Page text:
It’s still January (just barely) and everyone’s talking about goals. Making goals, keeping goals, how to write your goals and Blah, Blah, Blah!
Actually, I’m a very goal oriented person. I love goals. I make goals to shatter them, not just reach them. BUT 2016 was a bit of a different story.
Shortly after finalizing the edits for my first book, I hit a huge snag. A snag that ripped right through my writing mojo and into all other aspects of my life.
· I didn’t achieve my Good Reads goal of 60 books (Holy Crap!!! I was reading 100-200 books a year for the past 5 years! In 2016 I couldn’t even manage 1 a week!!!)
spent 8 months trudging through drafts and scribbles of a second manuscript only
to agree with my agent that we needed to put it aside and start on another.
· I failed my NaNoWriMo attempt. I wasn’t even motivated by the chart this year! Usually that rising bar graph is what gets me out of bed in November.
· I got 0 writing done from mid-November till my kids started their new year on the 3rd of January.
Sure, I could have forced in some writing, but sometimes you just know it’s going to be crap. So I threw myself into some embroidery projects and my girls got me hooked to Dance Moms (don’t judge because all those episodes actually sparked a thread in my incomplete NaNo project).
As you review the month of January or even all of 2016 as you get ready for 2017, it’s really important to remember a few things as you create and/or break your resolutions:
1. Analyze your situation: Are you lacking the motivation or desire to write? Are you being lazy or in a funk? These are important distinctions to make. Sometimes I’m too scared to sit down and write because I know I set up a bunch of question marks for the next day and I’m avoiding rolling up my sleeves and writing through it. Other times, I’m truly, truly in a funk and everything feels stupid and worthless and hopeless.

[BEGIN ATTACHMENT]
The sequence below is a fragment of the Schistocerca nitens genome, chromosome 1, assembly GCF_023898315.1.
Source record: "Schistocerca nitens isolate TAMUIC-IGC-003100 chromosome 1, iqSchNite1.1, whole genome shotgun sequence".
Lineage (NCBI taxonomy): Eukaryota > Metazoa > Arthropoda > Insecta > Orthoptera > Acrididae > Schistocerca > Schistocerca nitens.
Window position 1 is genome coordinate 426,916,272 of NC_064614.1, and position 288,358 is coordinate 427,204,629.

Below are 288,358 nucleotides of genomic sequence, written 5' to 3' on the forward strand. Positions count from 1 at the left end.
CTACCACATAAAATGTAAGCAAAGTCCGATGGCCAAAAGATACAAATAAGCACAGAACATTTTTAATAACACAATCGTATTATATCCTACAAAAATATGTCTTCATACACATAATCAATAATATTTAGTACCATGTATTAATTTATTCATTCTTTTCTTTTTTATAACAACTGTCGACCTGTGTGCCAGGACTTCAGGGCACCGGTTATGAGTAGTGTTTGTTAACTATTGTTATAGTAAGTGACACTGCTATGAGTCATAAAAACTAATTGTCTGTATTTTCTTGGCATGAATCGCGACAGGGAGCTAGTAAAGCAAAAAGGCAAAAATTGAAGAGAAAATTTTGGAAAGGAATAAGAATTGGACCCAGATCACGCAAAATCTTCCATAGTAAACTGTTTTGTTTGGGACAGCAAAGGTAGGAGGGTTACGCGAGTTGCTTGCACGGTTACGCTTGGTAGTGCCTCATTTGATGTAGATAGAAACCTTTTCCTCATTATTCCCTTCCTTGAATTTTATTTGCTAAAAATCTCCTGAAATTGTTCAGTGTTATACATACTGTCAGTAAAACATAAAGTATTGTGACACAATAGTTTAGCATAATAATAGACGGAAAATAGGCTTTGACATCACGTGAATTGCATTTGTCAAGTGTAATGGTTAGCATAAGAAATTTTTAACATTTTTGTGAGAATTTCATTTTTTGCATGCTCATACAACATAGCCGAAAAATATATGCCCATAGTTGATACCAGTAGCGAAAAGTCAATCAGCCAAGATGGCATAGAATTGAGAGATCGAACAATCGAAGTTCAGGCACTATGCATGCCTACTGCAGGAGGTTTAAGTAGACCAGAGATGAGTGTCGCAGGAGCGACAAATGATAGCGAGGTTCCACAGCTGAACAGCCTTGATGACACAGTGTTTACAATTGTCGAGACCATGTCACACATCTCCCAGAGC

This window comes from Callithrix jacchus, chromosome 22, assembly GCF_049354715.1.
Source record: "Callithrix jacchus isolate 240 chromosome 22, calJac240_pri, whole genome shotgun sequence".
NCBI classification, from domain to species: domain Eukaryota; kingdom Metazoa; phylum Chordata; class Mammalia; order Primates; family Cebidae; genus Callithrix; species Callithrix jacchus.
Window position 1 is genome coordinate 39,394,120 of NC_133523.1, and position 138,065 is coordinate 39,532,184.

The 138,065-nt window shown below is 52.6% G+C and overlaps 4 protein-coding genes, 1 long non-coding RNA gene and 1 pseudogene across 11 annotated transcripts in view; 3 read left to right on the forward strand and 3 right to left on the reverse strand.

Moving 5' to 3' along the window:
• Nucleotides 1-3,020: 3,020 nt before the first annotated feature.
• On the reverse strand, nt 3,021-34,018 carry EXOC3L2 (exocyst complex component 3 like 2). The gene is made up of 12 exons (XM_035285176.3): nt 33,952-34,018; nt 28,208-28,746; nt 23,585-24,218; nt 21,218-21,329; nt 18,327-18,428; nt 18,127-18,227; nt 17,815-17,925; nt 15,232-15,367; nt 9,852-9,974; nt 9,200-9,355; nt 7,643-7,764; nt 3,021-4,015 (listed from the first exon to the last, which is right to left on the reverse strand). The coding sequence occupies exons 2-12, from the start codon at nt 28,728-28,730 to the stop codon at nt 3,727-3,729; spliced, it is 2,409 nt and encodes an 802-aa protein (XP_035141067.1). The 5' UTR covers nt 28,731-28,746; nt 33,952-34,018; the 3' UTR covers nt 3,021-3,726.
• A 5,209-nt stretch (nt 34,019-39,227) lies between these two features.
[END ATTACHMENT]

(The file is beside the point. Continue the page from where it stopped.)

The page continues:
2. Don’t make excuses: It’s okay to give yourself a break and pull back when something isn’t working or go make that 20th cup of coffee or meet that friend you haven’t seen in months for lunch, BUT be sure you’re not just giving yourself any old excuse not to get your butt in the chair.
3. Take the kind of advice you give: Ask yourself, what would I tell my friend to do in this situation and do that. Don’t give in to the funk!
4. Find people who motivate you and push you: There are too many downward spiraling moments in anyone’s writing journey not to have people to share it with. Writing people are everywhere! Find them!
5. Don’t take yourself or your goals too seriously: Part of the creative process is the down time it takes to work problems, plots, themes, etc. out. You need to have an end goal. You need to get your butt in the chair, but also: life happens.
So, as you break into 2017 and possibly break a few resolutions, remember it’s okay to fail. View your setbacks as learning opportunities. Take a break, but don’t make excuses.
*I originally posted this at thewingedpen.com